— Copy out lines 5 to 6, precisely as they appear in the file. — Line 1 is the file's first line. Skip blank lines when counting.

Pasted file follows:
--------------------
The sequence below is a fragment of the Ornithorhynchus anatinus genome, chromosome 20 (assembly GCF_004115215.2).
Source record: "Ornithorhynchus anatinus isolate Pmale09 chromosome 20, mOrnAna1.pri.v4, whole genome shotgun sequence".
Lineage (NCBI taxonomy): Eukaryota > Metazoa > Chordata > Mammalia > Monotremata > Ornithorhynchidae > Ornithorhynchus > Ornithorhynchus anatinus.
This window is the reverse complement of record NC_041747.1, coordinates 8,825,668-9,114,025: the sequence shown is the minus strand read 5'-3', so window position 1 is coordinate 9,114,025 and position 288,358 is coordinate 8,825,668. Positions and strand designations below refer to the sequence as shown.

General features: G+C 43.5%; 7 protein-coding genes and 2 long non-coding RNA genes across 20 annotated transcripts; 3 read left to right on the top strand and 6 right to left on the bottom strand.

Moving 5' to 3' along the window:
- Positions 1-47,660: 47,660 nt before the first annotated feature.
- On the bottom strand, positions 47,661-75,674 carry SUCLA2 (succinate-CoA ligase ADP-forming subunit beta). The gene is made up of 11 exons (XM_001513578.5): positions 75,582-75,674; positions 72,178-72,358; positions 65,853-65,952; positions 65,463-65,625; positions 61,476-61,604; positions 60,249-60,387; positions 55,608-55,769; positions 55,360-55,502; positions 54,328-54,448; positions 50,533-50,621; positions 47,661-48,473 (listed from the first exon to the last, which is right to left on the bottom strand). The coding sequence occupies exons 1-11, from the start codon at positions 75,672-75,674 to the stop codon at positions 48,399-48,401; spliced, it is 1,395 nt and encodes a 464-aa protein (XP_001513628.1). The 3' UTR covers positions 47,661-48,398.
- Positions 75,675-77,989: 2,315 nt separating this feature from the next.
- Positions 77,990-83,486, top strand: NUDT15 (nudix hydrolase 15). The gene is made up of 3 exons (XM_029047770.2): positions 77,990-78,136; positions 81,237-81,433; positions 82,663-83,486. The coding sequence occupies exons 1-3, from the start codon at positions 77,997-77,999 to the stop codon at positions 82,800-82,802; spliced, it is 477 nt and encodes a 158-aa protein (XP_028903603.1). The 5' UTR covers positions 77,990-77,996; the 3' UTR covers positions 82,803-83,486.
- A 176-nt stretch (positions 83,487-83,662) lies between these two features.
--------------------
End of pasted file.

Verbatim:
General features: G+C 43.5%; 7 protein-coding genes and 2 long non-coding RNA genes across 20 annotated transcripts; 3 read left to right on the top strand and 6 right to left on the bottom strand.

Moving 5' to 3' along the window: